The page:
BURMA: USCIRF Strongly Condemns Race and Religion Bills
FOR IMMEDIATE RELEASE
January 22, 2015 | USCIRF
WASHINGTON, D.C. - The U.S. Commission on International Religious Freedom (USCIRF) strongly condemns the package of race and religion bills that Burma’s parliament is considering. These bills would further restrict religious freedom and discriminate against all non-Buddhists, particularly male Muslims, in religious conversions and marriages. USCIRF criticized a May draft of one of these bills, the religious conversion law, as “irreparably flawed” and in contravention of “Burma’s international commitments to protect freedom of religion or belief.”
“Discrimination against non-Buddhists through law, regulation and practice already is pervasive in Burma. Instead of countering prejudices, these bills would further entrench and legalize discrimination,” said Katrina Lantos Swett, USCIRF Chair. “The bills risk fanning the flames of intolerance and violence against Muslims and other religious minorities. If they become law, Burma will be taking a major step backward.”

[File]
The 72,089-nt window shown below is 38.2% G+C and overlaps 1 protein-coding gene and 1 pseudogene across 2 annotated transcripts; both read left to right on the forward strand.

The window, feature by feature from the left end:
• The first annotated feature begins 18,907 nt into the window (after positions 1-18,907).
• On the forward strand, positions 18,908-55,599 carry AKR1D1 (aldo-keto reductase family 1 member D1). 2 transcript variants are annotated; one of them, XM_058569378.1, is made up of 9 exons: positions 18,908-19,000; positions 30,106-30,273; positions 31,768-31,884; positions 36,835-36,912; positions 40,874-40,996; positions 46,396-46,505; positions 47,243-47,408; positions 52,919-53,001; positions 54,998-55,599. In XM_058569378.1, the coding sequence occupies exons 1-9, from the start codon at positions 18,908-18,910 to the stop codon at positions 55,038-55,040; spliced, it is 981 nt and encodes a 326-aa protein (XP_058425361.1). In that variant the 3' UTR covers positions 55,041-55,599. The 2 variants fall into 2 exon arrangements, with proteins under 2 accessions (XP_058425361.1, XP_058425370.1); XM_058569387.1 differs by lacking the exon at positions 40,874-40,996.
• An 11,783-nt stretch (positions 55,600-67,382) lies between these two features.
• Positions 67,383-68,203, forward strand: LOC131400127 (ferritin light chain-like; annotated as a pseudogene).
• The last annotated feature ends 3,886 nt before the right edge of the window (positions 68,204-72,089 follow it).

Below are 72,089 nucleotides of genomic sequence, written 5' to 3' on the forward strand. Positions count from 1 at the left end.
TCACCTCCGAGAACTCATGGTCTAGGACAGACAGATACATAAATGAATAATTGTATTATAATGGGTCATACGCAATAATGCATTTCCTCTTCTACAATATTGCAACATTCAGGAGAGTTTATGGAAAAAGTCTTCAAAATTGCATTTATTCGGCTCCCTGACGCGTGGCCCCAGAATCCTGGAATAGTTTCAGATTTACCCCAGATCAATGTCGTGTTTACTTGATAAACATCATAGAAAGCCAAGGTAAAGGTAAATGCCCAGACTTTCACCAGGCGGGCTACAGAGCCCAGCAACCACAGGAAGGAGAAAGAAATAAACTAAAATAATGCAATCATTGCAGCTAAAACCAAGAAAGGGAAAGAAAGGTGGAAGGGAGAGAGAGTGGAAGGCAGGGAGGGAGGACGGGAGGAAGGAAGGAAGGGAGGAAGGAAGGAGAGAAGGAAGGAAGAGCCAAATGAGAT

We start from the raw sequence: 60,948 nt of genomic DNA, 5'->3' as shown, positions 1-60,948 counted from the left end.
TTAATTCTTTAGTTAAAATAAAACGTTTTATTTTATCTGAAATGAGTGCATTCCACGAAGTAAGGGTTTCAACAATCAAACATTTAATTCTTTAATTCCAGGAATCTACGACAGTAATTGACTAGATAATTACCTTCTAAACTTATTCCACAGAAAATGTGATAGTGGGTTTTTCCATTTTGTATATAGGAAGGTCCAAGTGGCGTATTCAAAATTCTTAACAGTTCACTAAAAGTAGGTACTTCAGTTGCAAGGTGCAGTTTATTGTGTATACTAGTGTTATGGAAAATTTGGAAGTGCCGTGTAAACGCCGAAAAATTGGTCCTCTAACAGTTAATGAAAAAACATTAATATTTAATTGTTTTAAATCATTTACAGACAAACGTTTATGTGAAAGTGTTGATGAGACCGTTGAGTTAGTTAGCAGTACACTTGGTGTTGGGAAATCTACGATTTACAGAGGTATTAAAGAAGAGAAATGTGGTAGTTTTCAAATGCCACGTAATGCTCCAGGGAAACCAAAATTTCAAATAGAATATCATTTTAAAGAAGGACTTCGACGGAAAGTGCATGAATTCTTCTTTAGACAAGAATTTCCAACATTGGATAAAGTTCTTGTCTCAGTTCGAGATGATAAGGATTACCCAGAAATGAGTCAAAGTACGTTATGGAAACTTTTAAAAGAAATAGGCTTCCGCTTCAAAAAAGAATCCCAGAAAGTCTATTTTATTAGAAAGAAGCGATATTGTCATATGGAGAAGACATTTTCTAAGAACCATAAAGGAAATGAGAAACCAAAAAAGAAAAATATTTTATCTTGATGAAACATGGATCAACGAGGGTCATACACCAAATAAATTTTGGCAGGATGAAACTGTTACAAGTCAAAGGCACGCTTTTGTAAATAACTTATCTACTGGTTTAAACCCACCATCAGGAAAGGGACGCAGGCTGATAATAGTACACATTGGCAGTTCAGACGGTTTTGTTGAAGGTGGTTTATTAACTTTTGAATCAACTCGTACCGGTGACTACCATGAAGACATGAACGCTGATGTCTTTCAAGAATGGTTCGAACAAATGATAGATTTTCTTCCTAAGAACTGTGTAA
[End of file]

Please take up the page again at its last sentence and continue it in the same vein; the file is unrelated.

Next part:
During USCIRF’s August trip to Burma (click here to read the report), Commissioners M. Zuhdi Jasser and Eric P. Schwartz raised concerns about these bills in meetings with Burmese parliamentarians and representatives of the Union government.
“Rather than protecting individuals’ rights to peacefully practice their faiths, the government of Burma is promoting restrictive, discriminatory measures that violate religious freedoms,” said Lantos Swett. “The right to change your beliefs and marry a partner of your own choosing are personal decisions not in the scope of government.”
Specific concerns include:
- The Religious Conversion Bill would force those seeking to convert to give to the newly created Registration Boards an extensive list of personal information, answer intrusive questions, and wait 90 days for approval.
- The Interfaith Marriage Bill imposes restrictions on marriages between non-Buddhist men and Buddhist women, including a 14-day waiting period during which time anyone can object to the marriage, and the court reviewing the objections has the power to deny the marriage. Non-Buddhist men are denied numerous rights in the case of divorce and face criminal penalties if they ask their Buddhist wife to convert. Under the bill, non-Buddhist men also bear most of the financial and/or criminal penalties, including prison sentences.
USCIRF concluded in its 2014 Annual Report chapter on Burma (Burmese translation here) that political reforms have not improved legal protections for religious freedom and have done little to curtail anti-Muslim violence, incitement, and discrimination, particularly targeting the Rohingya Muslim minority. For more than a decade, USCIRF has recommended that Burma be designated as a “country of particular concern” (CPC) for its systematic, egregious and ongoing religious freedom violations. The U.S. Department of State has designated Burma as a CPC repeatedly since 1999, most recently in July 2014.